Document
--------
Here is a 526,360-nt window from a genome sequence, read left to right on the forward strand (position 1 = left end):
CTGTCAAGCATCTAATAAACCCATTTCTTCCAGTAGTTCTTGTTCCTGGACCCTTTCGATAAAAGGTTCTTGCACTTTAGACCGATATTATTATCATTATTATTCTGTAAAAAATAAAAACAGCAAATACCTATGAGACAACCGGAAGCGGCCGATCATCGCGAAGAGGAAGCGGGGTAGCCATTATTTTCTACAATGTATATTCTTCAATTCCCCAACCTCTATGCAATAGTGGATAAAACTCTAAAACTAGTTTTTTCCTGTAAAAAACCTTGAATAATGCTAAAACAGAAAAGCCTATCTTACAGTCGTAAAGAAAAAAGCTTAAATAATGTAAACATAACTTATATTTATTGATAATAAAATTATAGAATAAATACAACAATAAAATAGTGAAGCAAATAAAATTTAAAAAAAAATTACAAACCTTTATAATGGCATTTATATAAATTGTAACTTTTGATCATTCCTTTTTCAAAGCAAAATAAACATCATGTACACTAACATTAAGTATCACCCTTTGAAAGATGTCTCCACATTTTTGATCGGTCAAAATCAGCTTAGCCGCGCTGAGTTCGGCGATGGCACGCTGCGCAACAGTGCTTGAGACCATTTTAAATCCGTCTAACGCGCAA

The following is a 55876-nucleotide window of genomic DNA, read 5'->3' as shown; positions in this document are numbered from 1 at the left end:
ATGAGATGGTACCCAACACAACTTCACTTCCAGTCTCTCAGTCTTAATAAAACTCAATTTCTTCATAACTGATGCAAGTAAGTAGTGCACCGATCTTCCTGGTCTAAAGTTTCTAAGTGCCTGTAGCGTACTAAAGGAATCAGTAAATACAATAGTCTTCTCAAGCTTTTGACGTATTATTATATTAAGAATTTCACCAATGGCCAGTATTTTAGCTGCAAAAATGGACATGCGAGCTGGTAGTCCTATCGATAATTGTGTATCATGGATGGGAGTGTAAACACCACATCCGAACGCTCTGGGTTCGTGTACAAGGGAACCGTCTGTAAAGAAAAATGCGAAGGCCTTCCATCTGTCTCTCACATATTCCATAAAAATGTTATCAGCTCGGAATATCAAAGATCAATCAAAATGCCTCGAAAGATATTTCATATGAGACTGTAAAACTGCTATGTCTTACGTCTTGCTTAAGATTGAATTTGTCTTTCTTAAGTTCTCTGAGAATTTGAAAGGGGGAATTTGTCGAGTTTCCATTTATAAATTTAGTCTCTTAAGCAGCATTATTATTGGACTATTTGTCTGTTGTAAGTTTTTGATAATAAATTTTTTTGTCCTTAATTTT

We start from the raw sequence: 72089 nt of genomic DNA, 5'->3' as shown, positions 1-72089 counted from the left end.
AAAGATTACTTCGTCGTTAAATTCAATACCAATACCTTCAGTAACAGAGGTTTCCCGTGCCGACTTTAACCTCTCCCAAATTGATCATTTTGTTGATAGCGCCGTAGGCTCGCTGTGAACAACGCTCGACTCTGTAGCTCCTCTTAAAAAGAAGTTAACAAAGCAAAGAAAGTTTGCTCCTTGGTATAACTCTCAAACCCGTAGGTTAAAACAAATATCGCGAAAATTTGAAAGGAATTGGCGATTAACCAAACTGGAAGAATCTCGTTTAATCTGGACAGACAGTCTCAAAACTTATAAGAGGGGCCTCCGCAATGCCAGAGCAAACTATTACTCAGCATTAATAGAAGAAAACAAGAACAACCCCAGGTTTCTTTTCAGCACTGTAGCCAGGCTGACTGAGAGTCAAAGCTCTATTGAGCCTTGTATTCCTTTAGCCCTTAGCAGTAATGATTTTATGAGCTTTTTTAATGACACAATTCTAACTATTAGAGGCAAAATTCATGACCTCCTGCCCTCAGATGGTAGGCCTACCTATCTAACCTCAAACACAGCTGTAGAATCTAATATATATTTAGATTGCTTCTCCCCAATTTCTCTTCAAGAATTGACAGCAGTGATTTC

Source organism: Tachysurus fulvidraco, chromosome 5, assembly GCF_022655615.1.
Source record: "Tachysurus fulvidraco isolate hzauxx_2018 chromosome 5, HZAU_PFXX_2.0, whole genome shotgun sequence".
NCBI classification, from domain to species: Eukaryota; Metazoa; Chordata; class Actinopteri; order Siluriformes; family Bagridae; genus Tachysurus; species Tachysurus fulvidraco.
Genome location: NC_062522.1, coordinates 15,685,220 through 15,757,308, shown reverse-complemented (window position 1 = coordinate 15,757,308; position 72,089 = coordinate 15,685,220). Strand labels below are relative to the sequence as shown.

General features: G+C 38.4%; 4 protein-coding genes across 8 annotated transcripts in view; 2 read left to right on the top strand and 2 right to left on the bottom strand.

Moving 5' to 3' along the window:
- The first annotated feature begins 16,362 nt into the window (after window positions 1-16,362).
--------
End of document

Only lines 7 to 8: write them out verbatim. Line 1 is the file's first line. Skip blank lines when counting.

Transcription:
Source organism: Tachysurus fulvidraco, chromosome 5, assembly GCF_022655615.1.
Source record: "Tachysurus fulvidraco isolate hzauxx_2018 chromosome 5, HZAU_PFXX_2.0, whole genome shotgun sequence".